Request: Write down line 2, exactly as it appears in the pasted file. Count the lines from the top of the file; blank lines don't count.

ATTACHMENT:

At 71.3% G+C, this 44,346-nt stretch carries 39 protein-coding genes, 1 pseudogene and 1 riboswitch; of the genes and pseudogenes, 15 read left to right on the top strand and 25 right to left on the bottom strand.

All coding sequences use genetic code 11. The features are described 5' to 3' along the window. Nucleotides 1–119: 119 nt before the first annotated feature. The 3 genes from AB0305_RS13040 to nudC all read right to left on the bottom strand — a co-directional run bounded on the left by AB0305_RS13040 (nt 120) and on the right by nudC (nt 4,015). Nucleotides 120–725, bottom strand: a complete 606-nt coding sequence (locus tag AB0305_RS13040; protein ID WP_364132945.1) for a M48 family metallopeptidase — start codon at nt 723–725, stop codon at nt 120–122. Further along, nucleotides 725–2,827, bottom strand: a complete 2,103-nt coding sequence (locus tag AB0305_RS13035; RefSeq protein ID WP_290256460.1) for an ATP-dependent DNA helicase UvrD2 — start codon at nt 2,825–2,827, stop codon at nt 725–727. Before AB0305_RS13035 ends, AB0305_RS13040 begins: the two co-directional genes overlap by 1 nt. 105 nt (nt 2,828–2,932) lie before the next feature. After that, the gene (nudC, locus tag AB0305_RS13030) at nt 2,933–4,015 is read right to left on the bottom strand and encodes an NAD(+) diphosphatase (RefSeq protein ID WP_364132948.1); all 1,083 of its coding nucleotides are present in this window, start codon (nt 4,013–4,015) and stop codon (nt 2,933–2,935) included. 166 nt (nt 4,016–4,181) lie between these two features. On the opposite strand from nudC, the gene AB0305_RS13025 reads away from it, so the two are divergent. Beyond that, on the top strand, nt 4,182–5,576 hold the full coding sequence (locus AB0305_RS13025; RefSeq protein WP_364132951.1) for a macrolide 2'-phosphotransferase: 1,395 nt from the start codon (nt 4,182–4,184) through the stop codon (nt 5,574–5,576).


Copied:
All coding sequences use genetic code 11. The features are described 5' to 3' along the window. Nucleotides 1–119: 119 nt before the first annotated feature. The 3 genes from AB0305_RS13040 to nudC all read right to left on the bottom strand — a co-directional run bounded on the left by AB0305_RS13040 (nt 120) and on the right by nudC (nt 4,015). Nucleotides 120–725, bottom strand: a complete 606-nt coding sequence (locus tag AB0305_RS13040; protein ID WP_364132945.1) for a M48 family metallopeptidase — start codon at nt 723–725, stop codon at nt 120–122. Further along, nucleotides 725–2,827, bottom strand: a complete 2,103-nt coding sequence (locus tag AB0305_RS13035; RefSeq protein ID WP_290256460.1) for an ATP-dependent DNA helicase UvrD2 — start codon at nt 2,825–2,827, stop codon at nt 725–727. Before AB0305_RS13035 ends, AB0305_RS13040 begins: the two co-directional genes overlap by 1 nt. 105 nt (nt 2,828–2,932) lie before the next feature. After that, the gene (nudC, locus tag AB0305_RS13030) at nt 2,933–4,015 is read right to left on the bottom strand and encodes an NAD(+) diphosphatase (RefSeq protein ID WP_364132948.1); all 1,083 of its coding nucleotides are present in this window, start codon (nt 4,013–4,015) and stop codon (nt 2,933–2,935) included. 166 nt (nt 4,016–4,181) lie between these two features. On the opposite strand from nudC, the gene AB0305_RS13025 reads away from it, so the two are divergent. Beyond that, on the top strand, nt 4,182–5,576 hold the full coding sequence (locus AB0305_RS13025; RefSeq protein WP_364132951.1) for a macrolide 2'-phosphotransferase: 1,395 nt from the start codon (nt 4,182–4,184) through the stop codon (nt 5,574–5,576).